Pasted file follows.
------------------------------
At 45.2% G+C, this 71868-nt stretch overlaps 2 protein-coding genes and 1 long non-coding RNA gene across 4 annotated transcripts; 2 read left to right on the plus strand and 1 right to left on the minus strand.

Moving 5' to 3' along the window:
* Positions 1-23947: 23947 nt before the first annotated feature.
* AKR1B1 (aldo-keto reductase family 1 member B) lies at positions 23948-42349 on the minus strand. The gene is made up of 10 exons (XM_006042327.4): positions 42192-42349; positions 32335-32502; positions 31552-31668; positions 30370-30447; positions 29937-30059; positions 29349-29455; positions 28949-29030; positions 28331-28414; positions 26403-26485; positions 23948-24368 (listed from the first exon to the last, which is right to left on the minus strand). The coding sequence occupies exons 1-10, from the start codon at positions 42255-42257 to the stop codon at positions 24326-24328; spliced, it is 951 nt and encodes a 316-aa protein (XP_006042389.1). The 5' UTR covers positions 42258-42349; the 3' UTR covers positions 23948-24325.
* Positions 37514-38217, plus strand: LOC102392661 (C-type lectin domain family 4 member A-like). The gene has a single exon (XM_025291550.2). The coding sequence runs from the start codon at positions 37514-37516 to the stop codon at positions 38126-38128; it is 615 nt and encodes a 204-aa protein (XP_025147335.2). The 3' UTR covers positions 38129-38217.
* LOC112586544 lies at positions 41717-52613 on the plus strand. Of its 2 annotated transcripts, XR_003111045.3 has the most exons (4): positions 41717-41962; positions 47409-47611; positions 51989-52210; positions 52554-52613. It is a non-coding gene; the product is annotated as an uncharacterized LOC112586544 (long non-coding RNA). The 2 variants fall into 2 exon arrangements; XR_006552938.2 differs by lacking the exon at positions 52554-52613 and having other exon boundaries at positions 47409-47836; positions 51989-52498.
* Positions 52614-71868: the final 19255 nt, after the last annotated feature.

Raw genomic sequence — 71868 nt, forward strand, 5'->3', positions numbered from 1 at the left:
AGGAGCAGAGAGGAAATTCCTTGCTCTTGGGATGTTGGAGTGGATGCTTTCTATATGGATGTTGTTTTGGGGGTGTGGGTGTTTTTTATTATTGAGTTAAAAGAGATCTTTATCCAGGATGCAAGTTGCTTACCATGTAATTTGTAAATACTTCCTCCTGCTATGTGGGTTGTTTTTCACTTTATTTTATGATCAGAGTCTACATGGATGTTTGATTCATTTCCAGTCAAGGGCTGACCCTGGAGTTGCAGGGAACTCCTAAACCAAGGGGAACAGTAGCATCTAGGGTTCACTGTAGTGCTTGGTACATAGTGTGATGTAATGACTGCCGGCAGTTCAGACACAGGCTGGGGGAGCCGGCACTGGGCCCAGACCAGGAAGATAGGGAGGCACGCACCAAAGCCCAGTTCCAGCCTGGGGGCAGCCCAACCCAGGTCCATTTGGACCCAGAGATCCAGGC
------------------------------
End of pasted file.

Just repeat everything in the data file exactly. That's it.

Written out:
At 45.2% G+C, this 71868-nt stretch overlaps 2 protein-coding genes and 1 long non-coding RNA gene across 4 annotated transcripts; 2 read left to right on the plus strand and 1 right to left on the minus strand.

Moving 5' to 3' along the window:
* Positions 1-23947: 23947 nt before the first annotated feature.
* AKR1B1 (aldo-keto reductase family 1 member B) lies at positions 23948-42349 on the minus strand. The gene is made up of 10 exons (XM_006042327.4): positions 42192-42349; positions 32335-32502; positions 31552-31668; positions 30370-30447; positions 29937-30059; positions 29349-29455; positions 28949-29030; positions 28331-28414; positions 26403-26485; positions 23948-24368 (listed from the first exon to the last, which is right to left on the minus strand). The coding sequence occupies exons 1-10, from the start codon at positions 42255-42257 to the stop codon at positions 24326-24328; spliced, it is 951 nt and encodes a 316-aa protein (XP_006042389.1). The 5' UTR covers positions 42258-42349; the 3' UTR covers positions 23948-24325.
* Positions 37514-38217, plus strand: LOC102392661 (C-type lectin domain family 4 member A-like). The gene has a single exon (XM_025291550.2). The coding sequence runs from the start codon at positions 37514-37516 to the stop codon at positions 38126-38128; it is 615 nt and encodes a 204-aa protein (XP_025147335.2). The 3' UTR covers positions 38129-38217.
* LOC112586544 lies at positions 41717-52613 on the plus strand. Of its 2 annotated transcripts, XR_003111045.3 has the most exons (4): positions 41717-41962; positions 47409-47611; positions 51989-52210; positions 52554-52613. It is a non-coding gene; the product is annotated as an uncharacterized LOC112586544 (long non-coding RNA). The 2 variants fall into 2 exon arrangements; XR_006552938.2 differs by lacking the exon at positions 52554-52613 and having other exon boundaries at positions 47409-47836; positions 51989-52498.
* Positions 52614-71868: the final 19255 nt, after the last annotated feature.

Raw genomic sequence — 71868 nt, forward strand, 5'->3', positions numbered from 1 at the left:
AGGAGCAGAGAGGAAATTCCTTGCTCTTGGGATGTTGGAGTGGATGCTTTCTATATGGATGTTGTTTTGGGGGTGTGGGTGTTTTTTATTATTGAGTTAAAAGAGATCTTTATCCAGGATGCAAGTTGCTTACCATGTAATTTGTAAATACTTCCTCCTGCTATGTGGGTTGTTTTTCACTTTATTTTATGATCAGAGTCTACATGGATGTTTGATTCATTTCCAGTCAAGGGCTGACCCTGGAGTTGCAGGGAACTCCTAAACCAAGGGGAACAGTAGCATCTAGGGTTCACTGTAGTGCTTGGTACATAGTGTGATGTAATGACTGCCGGCAGTTCAGACACAGGCTGGGGGAGCCGGCACTGGGCCCAGACCAGGAAGATAGGGAGGCACGCACCAAAGCCCAGTTCCAGCCTGGGGGCAGCCCAACCCAGGTCCATTTGGACCCAGAGATCCAGGC